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2.1 Where and when was it build
2.1.1 Skara Brae, on the southern shore ofSandwick,Orkney, was a late Neolithic settlementthat was inhabited
between 3200 and 2200 BC. Situated on the western edge ofthe largestof the Orkney islands,Mainland,Skara Brae
bore the brunt of the storms coming in from the west.It was a harsh environment,the island being generallyflat and
Eight prehistoric houses,connected by low covered passageways,have survived. The village was revealed by a
winter storm in 1850. A series ofarchaeological excavations uncovered the Neolithic village.Seven of the houses
have stone dressers,beds and seats.The eighth building is divided into small areas and mayhave been used as a
workshop as fragments ofantler and bone were found in it. The discovery proved to be the best-preserved Neolithic
village in northern Europe.And so it remains today.
2.2 Context, building period & evolution
2.2.1 In the winter of 1850, a ferocious gale hammered the westcoastof the Orkney mainland sending huge waves
crashing againstthe shore.In the Bay of Skaill these ripped away the turf and underlying sand to reveal the remains
of a Stone Age village,Skara Brae. The settlementwas exposed to daylightfor the firsttime in nearly four and a half
thousand years.The group of six houses and a workshop is connected bya covered close,and all the buildings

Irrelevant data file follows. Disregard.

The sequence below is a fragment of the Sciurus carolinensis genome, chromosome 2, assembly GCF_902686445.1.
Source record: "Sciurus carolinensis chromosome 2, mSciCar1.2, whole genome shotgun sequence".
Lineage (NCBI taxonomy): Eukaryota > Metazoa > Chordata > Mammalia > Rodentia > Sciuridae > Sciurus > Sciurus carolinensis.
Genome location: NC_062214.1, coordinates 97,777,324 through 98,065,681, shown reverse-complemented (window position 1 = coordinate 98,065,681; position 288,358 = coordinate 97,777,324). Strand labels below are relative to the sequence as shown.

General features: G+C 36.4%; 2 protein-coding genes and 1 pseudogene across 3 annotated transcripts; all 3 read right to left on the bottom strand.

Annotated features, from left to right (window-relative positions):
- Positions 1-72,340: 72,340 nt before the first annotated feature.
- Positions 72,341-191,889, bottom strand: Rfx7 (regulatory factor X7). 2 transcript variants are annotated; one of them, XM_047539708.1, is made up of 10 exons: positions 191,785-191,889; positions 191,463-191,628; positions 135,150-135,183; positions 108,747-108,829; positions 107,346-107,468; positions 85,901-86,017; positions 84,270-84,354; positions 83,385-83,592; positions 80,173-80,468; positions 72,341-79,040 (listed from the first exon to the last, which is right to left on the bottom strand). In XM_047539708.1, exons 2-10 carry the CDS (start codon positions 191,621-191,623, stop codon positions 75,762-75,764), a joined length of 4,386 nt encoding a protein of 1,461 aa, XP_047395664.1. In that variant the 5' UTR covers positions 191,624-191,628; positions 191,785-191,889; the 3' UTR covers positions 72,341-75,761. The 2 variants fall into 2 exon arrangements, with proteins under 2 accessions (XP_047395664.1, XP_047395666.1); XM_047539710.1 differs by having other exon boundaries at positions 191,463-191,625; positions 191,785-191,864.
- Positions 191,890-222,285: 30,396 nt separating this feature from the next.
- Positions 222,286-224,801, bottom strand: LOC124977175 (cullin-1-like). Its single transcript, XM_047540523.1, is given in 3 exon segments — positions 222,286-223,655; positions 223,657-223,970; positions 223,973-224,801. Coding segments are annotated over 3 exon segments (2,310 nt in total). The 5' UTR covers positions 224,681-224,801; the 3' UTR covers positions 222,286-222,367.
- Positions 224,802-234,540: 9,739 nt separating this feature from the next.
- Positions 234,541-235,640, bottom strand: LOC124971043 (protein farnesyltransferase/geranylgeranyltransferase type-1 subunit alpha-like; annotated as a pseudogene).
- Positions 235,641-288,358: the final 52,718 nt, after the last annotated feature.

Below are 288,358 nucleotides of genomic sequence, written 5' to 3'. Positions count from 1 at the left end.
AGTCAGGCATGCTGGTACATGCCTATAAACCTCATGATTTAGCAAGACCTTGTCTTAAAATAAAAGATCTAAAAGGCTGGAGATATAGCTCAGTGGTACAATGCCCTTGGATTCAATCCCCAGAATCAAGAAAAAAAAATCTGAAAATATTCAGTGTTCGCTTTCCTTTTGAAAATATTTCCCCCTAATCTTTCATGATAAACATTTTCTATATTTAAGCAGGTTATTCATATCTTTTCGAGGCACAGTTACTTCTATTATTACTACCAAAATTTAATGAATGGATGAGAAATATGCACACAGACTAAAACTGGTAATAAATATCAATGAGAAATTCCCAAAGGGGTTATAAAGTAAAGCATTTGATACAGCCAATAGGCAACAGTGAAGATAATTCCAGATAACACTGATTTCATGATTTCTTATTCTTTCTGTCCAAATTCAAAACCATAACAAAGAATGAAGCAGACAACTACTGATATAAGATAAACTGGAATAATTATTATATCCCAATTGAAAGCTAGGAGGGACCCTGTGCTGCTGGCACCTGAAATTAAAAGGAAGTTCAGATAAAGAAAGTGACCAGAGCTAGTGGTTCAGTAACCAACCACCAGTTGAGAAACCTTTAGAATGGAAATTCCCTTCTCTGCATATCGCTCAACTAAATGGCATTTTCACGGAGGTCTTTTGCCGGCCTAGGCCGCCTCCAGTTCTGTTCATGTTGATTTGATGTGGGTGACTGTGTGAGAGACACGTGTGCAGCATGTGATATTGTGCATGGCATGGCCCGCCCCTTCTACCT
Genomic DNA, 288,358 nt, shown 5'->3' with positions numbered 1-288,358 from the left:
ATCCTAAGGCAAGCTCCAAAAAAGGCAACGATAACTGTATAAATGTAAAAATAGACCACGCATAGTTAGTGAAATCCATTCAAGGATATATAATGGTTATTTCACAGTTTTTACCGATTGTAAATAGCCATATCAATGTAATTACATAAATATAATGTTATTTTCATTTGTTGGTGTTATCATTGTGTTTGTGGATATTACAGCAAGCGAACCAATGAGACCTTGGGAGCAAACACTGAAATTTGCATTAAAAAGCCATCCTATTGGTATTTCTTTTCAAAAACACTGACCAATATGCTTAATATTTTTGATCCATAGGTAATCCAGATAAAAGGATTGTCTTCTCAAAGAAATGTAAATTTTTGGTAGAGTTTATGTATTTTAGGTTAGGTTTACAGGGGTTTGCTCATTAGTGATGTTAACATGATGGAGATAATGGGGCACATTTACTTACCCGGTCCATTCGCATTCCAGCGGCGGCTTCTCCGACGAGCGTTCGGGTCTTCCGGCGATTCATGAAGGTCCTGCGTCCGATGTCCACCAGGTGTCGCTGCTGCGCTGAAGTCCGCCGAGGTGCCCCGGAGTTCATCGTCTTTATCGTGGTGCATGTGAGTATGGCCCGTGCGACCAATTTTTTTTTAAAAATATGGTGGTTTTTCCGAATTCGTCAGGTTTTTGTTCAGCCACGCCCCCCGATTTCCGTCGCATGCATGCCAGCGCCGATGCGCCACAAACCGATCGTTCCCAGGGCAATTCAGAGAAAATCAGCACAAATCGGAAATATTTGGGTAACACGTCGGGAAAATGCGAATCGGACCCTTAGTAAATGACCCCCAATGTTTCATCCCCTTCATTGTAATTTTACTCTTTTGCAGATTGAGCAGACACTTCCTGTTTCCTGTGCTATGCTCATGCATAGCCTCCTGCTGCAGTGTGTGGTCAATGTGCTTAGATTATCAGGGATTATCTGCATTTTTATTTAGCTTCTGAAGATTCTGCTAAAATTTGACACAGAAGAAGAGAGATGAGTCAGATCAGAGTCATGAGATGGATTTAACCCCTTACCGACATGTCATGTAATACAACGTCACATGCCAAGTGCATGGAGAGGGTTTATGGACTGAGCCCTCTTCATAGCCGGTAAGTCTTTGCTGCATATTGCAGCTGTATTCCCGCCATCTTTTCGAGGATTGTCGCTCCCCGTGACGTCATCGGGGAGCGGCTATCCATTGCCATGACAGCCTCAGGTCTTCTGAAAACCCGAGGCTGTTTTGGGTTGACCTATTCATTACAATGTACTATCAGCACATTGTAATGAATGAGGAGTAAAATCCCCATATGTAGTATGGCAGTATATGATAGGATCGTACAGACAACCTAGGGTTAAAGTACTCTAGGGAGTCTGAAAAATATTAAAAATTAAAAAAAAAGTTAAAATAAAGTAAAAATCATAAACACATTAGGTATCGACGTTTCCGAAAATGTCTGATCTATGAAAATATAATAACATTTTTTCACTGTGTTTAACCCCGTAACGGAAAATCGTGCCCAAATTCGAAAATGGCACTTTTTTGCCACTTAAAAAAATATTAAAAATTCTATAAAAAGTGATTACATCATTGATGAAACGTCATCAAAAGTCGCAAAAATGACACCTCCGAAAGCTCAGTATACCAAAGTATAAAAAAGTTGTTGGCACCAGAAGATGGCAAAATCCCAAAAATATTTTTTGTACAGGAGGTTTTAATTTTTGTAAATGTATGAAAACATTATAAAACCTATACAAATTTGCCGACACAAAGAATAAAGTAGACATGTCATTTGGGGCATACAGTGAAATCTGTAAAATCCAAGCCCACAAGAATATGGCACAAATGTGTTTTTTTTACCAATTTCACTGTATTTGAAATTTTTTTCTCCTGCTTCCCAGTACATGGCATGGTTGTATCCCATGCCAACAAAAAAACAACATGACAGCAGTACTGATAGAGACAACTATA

except for the workshop were buried to the tops of the walls by midden. Everything in the houses was necessarily
made of stone,including seats,beds and cupboards.The builders even incorporated stone sewers and drains
underneath the stone floors so that the people need notventure outside in the harshestofweathers.
This clay-like mixture of refuse consists ofashes,shells,bones,sand and other domestic detritus and has been a
major factor in protecting the site from erosion.It seems thatthe occupants had builtthe midden around their houses
intentionallyas an integral part of the construction.It appears to have been stored and used deliberatelyrather than
piled round existing houses.Damp-proofcourses had also been invented over 5,000 years ago.The foundations of
the houses have a layer of blue clay in the bottom course which would have worked as well as polythene does
today. The profound importance ofthis remarkable site was given official recognition in 1999 when it was inscribed
upon the World Heritage Listas part of the Heart of Neolithic Orkney World Heritage Site.
2.2.2 The inhabitants ofSkara Brae were not only Ancient Egyptians, they were Ancient Egyptian Priest
Astronomers. As Skara Brae was settled in the Age of Taurus,the Bull,a person would expect to find evidence of this
astronomical time atthe site,probably in the shape of bull’s horns.Such evidence has been discovered in the shape
of a stylized bull’s head.
This stone artefact, which looks not unlike a gavel, would have been used in ceremonial ritual.The term Skara Brae
Stylized Bull’s Head Gavel or Skara Brae Taurus Stone was coined for the reason. Both the Skara Brae Sphere and